Lawyers as a Brand

I spent the first two nights of the Minneapolis protests watching a livestream of attorney Travis Kowitz who was on the streets and watched by tens of thousands via Facebook.  Travis’ feed was through his law firm’s Facebook page – it was clear he was an attorney and as I texted back and forth with him I noted how many of the comments on his feed pushed an alarming and frequently violent anti-lawyer vitriol.  This was a man doing what I’ve been pushing lawyers to do in many circumstances – getting deeply and intimately involved in the community and tacking flack for being a lawyer.  Many of you went into this profession to make the world a better place and yet, lawyers are frequently seen as part of the problem, not part of the solution.  As a non-lawyer, working in legal for 15 years, I’ve been afforded a unique insider’s view into the good lawyers do.  We’ve codified this in our agency’s 10 Commandments – even presciently calling out police brutality.

  1. We Love Lawyers – Attorneys, especially those who represent individuals, are the primary counterbalance to corporate greed and the widespread abuse of police and political power and the abusive insurance industry. We are honored to play a small role in this system.
The lawyer brand is frequently unfairly painted with negative connotations – a cruel irony – and yes this is painting with unfairly broad brush strokes, which is what happens every time we generalize – police or lawyers. Here’s just a smattering of the anti-lawyer commentary on Travis’s feed those first three nights:
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I’d encourage you, at this moment to take the opportunity to get deeply involved in your community – well beyond a law firm donation to bail for protestors or a carefully worded statement on your law firm’s social media profiles. There’s a lot that can be done that goes beyond these gestures.

Inspiration for the Lawyer Brand…

To offer some new perspective and perhaps provide a small dose of inspiration, I’m hosting a webinar this Friday with two Minneapolis lawyers who are deeply and intimately involved in social justice – Travis Kowitz and Emily Cooper – in the first part of our series on the Chasm Between BLM and Lawyers. Register here to join us and listen. The conversation will be raw, uncomfortable and you probably won’t love everything you hear.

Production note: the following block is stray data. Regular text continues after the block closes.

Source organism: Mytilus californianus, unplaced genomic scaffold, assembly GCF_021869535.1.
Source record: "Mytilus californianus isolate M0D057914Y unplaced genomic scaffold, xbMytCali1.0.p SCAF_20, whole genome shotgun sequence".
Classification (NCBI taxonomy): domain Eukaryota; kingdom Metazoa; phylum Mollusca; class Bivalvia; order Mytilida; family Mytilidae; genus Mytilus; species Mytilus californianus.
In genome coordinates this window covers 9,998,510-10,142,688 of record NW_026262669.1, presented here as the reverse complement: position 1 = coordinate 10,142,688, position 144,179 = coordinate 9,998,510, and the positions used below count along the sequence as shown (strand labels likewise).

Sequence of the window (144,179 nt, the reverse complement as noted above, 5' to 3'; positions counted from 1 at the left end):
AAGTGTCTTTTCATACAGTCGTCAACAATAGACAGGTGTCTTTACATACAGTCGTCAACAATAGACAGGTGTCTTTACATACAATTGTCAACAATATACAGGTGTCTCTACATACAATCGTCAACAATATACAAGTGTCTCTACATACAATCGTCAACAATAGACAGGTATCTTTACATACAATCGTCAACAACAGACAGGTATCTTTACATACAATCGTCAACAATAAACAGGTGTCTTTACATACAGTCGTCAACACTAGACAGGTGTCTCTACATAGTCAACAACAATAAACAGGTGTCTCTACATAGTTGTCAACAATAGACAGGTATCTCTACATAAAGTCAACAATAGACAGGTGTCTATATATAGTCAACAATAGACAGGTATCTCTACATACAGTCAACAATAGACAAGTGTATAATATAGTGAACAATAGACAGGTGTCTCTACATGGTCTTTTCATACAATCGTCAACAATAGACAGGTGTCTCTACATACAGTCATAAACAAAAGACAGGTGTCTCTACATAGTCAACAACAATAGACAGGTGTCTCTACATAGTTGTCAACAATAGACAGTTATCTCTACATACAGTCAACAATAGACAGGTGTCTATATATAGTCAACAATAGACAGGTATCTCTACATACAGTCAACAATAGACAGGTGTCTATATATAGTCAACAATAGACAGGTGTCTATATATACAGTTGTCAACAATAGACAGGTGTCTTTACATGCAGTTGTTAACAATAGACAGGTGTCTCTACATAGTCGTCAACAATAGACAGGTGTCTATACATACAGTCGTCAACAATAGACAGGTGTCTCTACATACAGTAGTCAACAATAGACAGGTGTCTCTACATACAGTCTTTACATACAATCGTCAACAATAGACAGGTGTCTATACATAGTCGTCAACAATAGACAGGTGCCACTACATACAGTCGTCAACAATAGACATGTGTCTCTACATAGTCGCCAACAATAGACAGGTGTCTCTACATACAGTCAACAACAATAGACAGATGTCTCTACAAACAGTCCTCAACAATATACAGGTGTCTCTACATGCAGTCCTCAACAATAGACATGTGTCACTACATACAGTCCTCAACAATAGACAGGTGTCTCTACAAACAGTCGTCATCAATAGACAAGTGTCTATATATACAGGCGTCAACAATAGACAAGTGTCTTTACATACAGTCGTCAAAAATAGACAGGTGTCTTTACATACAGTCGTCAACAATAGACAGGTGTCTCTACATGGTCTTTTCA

Making Sure Your Business is Prepared for the Virus

Things aren’t great right now. As a Seattle-based company, we’re feeling the squeeze. Our office is just about empty, the buses haven’t been full in a week, and we just had to move our upcoming conference to virtual, instead of the Las Vegas rager we had planned. Since we’re figuring out how to run our business during this viral time, I decided to try and help you with some tips and tricks.

 

1. Adjust your GMB listing

The first thing you need to do is to let your customers know when you are and are not going to be available. If you’re shutting down your office for the foreseeable future, make that clear. Google has created a Google My Business advice doc for COVID-19 with instructions on how to update your listing. 

 

2. Change your voicemail

Don’t expect people to know what’s going on. You will probably still get incoming calls, and if they get sent to voicemail during your listed working hours they will probably be upset. Leave a voicemail message with a number or email where they can reach you. Explain why you’re not in the office. If they don’t understand, they just don’t understand the severity of the situation. 

 

3. Get ready to take calls remotely